The Cinefessions crew loves sharing their opinions on films, but not every movie can get the attention it deserves with a full review. Enter the Cinefessions’ Capsule Reviews. These capsule reviews cover five of the most important aspects of a film, which allow the crew to deliver their opinions on any movie clearly, decisively, and with brevity. These are not our full thoughts on any film, just a highlighting of the major pros and/or cons.
I absolutely love Japanese and Korean horror flicks. They have this creep factor to them that gorefest, American horror films often lack. My love affair with them started way back with Ringu and the American adaptation of The Ring, and continued with a healthy dose of imports and remakes, plus a steady stream of them on Netflix over the years. They’re usually the kind I can sit and watch with my wife, as she prefers supernatural horror to slashers, and things are rarely normal in Japanese and Korean horror. While The Forest is an American production, the setting, and the way the film plays out, is more like an homage, or a comfortable glove, that makes it play out far more like the Japanese horror counterpart to the Hollywood one.
Story & Script
The film follows Sara Price, an American woman who gets a phone call from the Japanese police who believe that her twin sister, Jess, has committed suicide after going into the Aokigahara Forest alone. The forest is near Mount Fuji in Japan but is known as the Suicide Forest, as that’s where many people walk in alone to kill themselves. Sara has a tie to her twin, and while Jess has had issues in the past, Sara is convinced she’s still alive, and flies to Japan to investigate her disappearance. She visits Jess’ school, talking to a student and the teachers there, and then heads for the forest. Sara meets up with Aiden, another visitor. Aiden is a reporter who knows a guide that goes through the forest looking for bodies, and tries to talk people down that he finds.
The guide, Michi, reluctantly agrees to let Sara come along with him and Aiden, but warns her that she shouldn’t come as the forest tends to get to people with sadness in them. Things go sideways when they find Jess’ tent but no sign of her, and Sara and Aiden decide to spend the night in the forest, which Michi is firmly against. That’s when the forest really starts to get to Sara and things get a bit rough. The story itself is pretty basic, but with what they’re doing with it, and the way it plays out, it just flat out works. There are some of the familiar beats, but a number of situations don’t work out the way you think, and they really play up the fact that Sara doesn’t know what she’s seeing, and if it’s real or not, and the audience experiences that with her.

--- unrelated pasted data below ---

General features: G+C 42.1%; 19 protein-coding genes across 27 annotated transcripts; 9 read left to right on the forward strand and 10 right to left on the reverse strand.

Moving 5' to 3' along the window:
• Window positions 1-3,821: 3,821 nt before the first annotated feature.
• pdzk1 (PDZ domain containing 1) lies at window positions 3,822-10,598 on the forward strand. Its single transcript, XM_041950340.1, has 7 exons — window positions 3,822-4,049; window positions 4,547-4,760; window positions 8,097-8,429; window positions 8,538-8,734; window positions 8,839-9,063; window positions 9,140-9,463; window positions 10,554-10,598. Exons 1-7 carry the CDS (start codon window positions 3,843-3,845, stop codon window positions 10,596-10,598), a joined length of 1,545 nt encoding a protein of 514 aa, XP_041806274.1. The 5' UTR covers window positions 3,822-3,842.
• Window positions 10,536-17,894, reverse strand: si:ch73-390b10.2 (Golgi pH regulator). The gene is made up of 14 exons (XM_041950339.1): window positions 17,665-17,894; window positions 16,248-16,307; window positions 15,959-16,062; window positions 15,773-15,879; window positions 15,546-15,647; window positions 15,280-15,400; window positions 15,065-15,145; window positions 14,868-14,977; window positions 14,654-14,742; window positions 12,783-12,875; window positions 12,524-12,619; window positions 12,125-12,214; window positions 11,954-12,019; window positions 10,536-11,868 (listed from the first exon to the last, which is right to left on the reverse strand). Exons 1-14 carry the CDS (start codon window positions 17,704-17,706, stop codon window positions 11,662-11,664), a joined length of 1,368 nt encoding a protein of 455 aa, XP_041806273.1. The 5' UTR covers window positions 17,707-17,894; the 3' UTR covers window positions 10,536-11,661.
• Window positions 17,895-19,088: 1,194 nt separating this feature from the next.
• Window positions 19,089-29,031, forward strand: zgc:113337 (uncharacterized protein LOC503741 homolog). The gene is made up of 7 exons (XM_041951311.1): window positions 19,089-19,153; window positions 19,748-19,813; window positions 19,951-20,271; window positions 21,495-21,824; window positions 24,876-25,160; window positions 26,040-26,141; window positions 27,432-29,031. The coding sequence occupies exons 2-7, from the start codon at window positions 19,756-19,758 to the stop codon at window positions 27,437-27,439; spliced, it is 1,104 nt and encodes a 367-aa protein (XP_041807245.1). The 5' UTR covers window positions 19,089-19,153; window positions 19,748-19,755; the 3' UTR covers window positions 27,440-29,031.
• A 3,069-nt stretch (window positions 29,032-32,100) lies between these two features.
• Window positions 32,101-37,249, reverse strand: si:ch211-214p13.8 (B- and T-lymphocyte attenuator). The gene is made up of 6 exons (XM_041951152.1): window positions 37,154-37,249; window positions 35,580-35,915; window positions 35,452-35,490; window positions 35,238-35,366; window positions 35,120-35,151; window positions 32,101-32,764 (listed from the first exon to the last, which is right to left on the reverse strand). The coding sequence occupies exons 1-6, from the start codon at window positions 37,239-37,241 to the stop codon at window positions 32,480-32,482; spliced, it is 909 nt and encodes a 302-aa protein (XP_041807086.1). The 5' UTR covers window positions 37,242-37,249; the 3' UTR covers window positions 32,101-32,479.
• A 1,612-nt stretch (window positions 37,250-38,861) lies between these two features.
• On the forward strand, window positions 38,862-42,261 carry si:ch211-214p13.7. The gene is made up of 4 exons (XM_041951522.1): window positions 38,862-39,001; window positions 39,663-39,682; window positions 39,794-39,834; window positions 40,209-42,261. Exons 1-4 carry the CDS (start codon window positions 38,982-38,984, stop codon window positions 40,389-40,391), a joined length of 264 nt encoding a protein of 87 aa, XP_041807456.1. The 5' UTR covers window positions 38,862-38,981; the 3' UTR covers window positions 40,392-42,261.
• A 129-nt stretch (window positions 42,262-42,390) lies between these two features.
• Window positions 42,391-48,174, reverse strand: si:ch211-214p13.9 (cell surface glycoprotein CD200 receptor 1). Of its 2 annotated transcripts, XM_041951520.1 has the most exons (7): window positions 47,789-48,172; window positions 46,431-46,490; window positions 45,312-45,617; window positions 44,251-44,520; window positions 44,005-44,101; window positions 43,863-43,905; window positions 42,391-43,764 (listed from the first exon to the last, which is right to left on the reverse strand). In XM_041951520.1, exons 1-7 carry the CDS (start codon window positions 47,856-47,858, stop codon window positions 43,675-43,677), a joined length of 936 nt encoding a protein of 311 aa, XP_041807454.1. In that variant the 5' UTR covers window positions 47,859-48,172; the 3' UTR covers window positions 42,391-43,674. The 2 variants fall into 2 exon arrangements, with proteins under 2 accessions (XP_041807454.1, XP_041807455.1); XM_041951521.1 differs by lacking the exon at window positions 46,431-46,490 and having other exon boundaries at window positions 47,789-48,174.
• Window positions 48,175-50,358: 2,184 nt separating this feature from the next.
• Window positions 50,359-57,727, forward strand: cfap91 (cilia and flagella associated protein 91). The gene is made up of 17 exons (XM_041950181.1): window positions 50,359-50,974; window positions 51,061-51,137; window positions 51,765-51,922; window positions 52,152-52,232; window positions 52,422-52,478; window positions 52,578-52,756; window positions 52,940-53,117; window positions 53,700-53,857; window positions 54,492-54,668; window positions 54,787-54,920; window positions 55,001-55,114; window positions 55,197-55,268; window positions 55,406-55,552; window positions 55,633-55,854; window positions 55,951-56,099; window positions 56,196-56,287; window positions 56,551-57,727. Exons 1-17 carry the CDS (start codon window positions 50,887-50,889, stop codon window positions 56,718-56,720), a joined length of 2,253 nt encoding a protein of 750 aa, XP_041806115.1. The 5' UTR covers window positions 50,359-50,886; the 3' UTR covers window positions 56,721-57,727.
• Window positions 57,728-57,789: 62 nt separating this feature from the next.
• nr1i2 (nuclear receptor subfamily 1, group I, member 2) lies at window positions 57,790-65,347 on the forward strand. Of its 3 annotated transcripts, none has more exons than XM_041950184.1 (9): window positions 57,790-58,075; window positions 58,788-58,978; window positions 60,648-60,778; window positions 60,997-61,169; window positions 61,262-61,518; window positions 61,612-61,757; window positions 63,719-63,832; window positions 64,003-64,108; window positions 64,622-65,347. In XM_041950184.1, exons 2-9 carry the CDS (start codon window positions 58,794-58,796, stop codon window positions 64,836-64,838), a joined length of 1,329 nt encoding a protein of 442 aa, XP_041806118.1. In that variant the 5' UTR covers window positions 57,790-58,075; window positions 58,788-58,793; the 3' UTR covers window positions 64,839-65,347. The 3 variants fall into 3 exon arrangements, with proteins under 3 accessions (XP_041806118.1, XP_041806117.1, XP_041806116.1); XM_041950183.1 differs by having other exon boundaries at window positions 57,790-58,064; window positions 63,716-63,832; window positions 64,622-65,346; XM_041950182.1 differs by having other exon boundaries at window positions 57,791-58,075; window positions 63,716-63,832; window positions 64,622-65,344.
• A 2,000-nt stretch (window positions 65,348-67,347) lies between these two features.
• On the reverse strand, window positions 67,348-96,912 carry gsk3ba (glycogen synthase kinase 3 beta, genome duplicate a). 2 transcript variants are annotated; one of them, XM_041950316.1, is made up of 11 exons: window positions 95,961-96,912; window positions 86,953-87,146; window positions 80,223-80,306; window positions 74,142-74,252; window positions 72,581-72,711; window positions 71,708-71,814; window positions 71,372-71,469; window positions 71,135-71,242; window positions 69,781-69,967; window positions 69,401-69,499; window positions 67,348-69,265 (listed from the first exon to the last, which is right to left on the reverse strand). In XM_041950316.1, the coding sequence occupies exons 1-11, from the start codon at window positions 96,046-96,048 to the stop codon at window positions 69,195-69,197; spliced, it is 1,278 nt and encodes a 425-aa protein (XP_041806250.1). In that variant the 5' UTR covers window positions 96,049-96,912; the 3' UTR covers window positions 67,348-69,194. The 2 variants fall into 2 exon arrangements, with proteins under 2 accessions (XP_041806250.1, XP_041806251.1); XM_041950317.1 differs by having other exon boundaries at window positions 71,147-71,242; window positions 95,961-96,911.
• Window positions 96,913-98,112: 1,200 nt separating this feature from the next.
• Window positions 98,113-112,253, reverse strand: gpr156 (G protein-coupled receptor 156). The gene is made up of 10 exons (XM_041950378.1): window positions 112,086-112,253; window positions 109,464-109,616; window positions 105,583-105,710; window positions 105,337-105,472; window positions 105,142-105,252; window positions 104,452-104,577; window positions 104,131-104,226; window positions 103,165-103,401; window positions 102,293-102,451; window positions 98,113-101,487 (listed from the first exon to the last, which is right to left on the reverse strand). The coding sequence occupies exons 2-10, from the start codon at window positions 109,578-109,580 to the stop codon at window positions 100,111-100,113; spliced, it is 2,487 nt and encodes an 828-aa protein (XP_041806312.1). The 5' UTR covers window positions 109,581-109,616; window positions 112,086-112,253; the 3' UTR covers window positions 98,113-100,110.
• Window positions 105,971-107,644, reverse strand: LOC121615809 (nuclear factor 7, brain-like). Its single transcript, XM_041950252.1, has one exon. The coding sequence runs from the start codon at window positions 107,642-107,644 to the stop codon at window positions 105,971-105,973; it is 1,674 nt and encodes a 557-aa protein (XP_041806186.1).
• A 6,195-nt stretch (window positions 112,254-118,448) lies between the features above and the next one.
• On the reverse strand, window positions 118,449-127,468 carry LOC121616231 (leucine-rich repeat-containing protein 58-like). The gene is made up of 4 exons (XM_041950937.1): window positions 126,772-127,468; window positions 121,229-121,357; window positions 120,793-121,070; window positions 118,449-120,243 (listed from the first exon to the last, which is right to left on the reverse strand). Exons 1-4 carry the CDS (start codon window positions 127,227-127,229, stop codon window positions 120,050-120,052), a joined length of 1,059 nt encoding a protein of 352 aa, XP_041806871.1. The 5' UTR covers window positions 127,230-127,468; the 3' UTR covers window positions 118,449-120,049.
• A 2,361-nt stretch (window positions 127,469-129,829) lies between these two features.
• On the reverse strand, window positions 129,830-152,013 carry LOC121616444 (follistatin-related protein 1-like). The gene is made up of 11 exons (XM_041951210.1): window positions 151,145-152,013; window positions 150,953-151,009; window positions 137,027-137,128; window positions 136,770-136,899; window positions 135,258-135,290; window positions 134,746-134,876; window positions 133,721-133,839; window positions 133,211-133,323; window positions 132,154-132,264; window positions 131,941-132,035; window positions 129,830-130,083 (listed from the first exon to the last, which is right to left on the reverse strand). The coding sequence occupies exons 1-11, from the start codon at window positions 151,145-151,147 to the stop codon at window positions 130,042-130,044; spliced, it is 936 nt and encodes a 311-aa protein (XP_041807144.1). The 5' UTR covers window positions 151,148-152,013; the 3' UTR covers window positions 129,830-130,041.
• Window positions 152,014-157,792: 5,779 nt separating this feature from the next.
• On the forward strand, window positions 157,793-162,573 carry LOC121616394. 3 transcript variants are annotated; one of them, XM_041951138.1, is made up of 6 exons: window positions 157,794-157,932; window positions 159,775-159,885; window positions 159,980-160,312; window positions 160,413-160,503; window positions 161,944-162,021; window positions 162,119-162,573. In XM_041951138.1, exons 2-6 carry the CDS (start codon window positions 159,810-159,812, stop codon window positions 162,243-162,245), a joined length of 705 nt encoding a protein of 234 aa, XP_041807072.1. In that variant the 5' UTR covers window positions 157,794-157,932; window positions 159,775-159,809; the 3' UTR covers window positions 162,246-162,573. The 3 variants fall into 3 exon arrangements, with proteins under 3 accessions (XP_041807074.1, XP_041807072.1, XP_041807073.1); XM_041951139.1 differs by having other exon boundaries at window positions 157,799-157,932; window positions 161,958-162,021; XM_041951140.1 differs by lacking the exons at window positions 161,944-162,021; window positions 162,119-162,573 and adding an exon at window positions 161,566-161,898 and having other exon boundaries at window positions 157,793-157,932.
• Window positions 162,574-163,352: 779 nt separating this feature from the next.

A lot of this film only really works because of Natalie Dormer, who is absolutely fantastic. She pulls double duty as both Sara and Jess in this, and although Jess is relegated mainly to flashbacks, it’s great seeing them play off each other. She does a great job getting the audience into it as she slowly loses herself in what the forest is showing her, and if she hadn’t been as good with the role, the film would have suffered. Taylor Kinney plays Aiden pretty well and manages to pull off both sides of the role of Aiden so that the audience can further buy into what Sara’s going through. The film really revolves around these two, although I have to admit the Japanese actors they got for the supernatural elements, and Yukiyoshi Ozawa as Michi, helped this work just as much as Dormer and Kinney.
Jason Zada manages to work in lots of nice details into The Forest. There are some great shots, and while they didn’t film in the forest it’s set in (not allowed by the Japanese government), the stand-in they used is milked for all it’s worth, both for its beauty, and for its haunting look. Most of the building tension in this works because of what they do with the setting, and coupling it with Sara’s slowly losing it to the forest’s supernatural elements and Jason makes it work really well together.
While I really liked most of the subtle work they did building up the dread and working in the backstory for Sara and Jess, there were a few moments I thought they could have done more with to add to it. That being said, as a kind of homage, or in the style of the J-horror films that came before it, this pulls that slow build off just about perfectly.
I would gladly sit and watch this again, and that has almost nothing to do with the fact that I love Natalie Dormer. The film hits all the notes I like in this kind of horror flick, the acting is pretty good, and I’m a sucker for a good supernatural horror flick. There are a number of details I’ll definitely pay more attention to on another viewing.
While I went in not expecting a whole lot out of The Forest as it wasn’t getting a lot of buzz, this managed to do enough to suck me into it for its entire runtime, and really did an amazing job using a limited number of actors to pull of something extremely creepy. The cast is great, and although it’s not actually a Japanese horror flick, it manages to feel almost exactly like one, especially with the way things develop towards the end, and I loved it.
Born the same year as Star Wars, it seems Ashe was destined to be into films with big impacts, explosions, and laser swords. With a love for sci-fi and horror, Ashe has a thing for games of both the tabletop and video variety. He is living a charmed, married life of sixteen years, along with several cats, a dog, and a bearded dragon. Ashe currently writes for Diehard Gamefan, covering video and tabletop games since 2008. Starting with Cinefessions just a few years ago, he has decided to tackle one of his original passions: film.